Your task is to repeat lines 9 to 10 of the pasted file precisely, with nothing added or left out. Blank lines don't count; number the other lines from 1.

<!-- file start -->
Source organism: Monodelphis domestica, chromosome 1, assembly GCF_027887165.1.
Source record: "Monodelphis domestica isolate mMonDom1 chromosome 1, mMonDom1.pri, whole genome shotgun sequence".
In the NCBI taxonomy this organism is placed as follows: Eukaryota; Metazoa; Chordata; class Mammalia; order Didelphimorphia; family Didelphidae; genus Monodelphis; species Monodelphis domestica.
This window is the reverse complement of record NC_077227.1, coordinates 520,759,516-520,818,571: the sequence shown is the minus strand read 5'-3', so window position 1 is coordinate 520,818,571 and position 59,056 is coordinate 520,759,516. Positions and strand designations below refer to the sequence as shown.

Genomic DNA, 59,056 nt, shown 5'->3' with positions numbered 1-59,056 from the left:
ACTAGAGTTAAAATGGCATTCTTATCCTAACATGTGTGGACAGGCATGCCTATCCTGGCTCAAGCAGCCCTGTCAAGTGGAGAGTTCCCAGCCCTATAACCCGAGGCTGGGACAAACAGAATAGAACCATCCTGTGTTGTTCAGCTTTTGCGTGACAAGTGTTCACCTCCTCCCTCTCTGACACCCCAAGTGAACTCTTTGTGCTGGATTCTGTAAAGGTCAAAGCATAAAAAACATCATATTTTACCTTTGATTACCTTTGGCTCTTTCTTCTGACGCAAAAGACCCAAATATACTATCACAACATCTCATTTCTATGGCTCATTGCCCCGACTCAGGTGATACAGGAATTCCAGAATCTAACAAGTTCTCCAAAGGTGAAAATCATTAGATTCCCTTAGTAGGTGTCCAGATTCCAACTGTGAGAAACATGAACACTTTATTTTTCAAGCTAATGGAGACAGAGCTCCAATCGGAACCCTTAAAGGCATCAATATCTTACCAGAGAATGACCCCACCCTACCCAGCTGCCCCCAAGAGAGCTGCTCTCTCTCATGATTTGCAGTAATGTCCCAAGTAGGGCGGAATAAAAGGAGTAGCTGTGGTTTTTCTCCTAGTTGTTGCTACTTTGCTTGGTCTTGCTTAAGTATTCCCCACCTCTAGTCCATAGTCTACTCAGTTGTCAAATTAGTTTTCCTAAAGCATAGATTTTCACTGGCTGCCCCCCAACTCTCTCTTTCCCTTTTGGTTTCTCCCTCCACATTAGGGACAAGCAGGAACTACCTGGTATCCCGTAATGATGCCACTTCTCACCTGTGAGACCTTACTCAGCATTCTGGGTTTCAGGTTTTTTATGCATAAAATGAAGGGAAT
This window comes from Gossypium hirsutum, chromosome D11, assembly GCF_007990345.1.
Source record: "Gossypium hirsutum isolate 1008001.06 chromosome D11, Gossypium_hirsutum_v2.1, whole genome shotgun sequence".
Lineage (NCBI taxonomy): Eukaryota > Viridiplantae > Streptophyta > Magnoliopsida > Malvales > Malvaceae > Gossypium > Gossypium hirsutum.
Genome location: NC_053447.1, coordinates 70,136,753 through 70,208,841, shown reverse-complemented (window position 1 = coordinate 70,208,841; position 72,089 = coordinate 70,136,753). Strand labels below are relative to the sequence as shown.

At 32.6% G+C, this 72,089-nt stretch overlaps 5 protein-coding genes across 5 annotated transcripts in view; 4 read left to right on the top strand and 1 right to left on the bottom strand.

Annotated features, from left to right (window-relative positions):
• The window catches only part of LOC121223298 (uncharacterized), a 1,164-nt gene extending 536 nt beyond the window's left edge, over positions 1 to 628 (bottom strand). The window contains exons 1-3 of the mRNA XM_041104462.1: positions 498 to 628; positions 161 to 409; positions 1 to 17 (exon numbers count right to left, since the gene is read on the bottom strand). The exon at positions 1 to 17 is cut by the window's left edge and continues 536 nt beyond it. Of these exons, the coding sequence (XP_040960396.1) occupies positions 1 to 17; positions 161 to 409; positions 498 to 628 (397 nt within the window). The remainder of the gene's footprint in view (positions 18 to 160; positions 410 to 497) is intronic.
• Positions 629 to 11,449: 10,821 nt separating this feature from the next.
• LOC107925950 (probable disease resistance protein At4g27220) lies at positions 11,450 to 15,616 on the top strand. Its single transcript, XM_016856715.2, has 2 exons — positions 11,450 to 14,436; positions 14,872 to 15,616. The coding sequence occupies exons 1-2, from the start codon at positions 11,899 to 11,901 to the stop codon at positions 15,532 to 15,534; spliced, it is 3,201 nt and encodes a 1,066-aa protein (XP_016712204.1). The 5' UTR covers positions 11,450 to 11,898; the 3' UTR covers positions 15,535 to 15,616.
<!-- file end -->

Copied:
Lineage (NCBI taxonomy): Eukaryota > Viridiplantae > Streptophyta > Magnoliopsida > Malvales > Malvaceae > Gossypium > Gossypium hirsutum.
Genome location: NC_053447.1, coordinates 70,136,753 through 70,208,841, shown reverse-complemented (window position 1 = coordinate 70,208,841; position 72,089 = coordinate 70,136,753). Strand labels below are relative to the sequence as shown.